We women are notorious for playing the "comparison game". Our kids act up in the grocery store and the image of our friend with 5 children who always act perfectly polite comes to our mind. Our house looks like a tornado touched down in the living room and that friend whose house looks like a photo from Better Homes and Gardens fills our thoughts. We take up a hobby like playing the piano or scrap-booking and instead of enjoying our success and our individual gifts, we think of the woman who is so much more talented than us. I could go on, but I'm sure you're well aware of what I'm talking about.
This can be a real problem when we bring this comparison into our marriages. I've been on a date with my husband; laughing, talking and having a good time when the tall, thin and blonde waitress comes to the table and I forget what I was saying because I feel so inadequate in my looks. Why do we do this to ourselves? It's a little bit like the fight my children have at breakfast sometimes. One of them will say, "I finished eating first!" " No, I did! I won!" I'm thinking, "You won? Both of you got to eat. It looks like everyone's a winner!" Silly, I know, but so is our comparing ourselves with other women.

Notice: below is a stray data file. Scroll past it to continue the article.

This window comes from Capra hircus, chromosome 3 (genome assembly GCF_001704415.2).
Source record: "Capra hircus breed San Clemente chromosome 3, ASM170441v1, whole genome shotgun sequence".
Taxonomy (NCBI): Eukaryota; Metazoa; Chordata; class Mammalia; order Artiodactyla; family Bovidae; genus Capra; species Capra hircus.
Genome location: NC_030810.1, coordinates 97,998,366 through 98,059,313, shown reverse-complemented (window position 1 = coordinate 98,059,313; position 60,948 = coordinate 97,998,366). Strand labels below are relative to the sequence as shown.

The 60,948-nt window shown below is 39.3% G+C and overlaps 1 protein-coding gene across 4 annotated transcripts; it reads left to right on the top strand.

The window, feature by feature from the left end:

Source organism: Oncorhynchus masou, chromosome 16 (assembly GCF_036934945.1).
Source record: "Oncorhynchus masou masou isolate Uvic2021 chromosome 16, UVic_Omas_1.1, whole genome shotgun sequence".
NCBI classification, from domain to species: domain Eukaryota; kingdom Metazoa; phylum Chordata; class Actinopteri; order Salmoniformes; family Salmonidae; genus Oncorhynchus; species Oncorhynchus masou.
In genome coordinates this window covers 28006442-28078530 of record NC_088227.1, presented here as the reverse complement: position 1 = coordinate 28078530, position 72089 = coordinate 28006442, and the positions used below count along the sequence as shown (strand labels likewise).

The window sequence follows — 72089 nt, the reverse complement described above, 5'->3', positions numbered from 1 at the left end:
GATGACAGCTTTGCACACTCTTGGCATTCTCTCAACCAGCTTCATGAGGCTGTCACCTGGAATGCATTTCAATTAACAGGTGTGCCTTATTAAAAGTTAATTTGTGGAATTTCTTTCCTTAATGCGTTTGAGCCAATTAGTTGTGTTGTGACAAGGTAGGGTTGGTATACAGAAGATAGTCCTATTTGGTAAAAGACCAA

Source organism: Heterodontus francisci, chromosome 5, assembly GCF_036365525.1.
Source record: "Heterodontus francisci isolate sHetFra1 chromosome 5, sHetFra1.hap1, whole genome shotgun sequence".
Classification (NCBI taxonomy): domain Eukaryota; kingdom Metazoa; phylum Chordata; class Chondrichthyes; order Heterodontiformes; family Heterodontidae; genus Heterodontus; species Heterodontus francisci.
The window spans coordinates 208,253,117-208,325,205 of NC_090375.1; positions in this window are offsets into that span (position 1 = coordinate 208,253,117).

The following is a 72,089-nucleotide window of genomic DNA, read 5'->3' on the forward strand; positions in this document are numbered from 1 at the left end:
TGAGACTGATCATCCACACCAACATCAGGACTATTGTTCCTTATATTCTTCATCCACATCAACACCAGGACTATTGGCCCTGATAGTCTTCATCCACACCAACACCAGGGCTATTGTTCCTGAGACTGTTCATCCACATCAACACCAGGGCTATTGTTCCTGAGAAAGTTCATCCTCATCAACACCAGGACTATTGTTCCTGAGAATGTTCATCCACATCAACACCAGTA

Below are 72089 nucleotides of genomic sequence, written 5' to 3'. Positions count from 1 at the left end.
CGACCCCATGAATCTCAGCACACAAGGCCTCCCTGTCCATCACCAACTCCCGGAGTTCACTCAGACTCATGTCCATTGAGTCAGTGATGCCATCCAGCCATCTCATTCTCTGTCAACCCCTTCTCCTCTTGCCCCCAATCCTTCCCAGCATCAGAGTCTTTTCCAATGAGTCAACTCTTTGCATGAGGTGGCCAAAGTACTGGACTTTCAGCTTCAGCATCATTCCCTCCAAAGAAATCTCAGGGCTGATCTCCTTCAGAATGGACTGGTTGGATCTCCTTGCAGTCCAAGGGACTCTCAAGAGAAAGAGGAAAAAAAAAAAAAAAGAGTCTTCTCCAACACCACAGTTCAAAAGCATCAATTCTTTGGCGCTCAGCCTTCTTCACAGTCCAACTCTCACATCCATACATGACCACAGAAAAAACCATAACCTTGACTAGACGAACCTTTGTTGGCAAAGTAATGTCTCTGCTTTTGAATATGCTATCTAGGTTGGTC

I was talking to my husband about this recently, and he told me, "But honey, I picked you!" It's the simple truth. Of all those girls that were available, he pursued me and still shows me his love every day. I didn't look perfect then, I don't look perfect now, but he thinks (as hard as it is to believe!) that I am perfect--for him. Better yet, like God, he knows I'm not perfect and loves me anyway.
I am reminded of the story of Amy Carmichael, the great missionary to the abused children of India. As a child, she prayed for the Lord to change her brown eyes to blue. He didn't answer her prayer and years later, she thanked Him because her brown eyes were a perfect disguise as she made herself look like an Indian temple worker in order to rescue girls from the temple. Even as a child, I would wish my eyes brown instead of the green that photographers always call blue. I would practice my smile in the mirror and still be disappointed when the school photos came back. My husband once told me that the first thing he noticed about me when we met was my smile and my eyes. Go figure! Maybe I should just leave things the way God made them.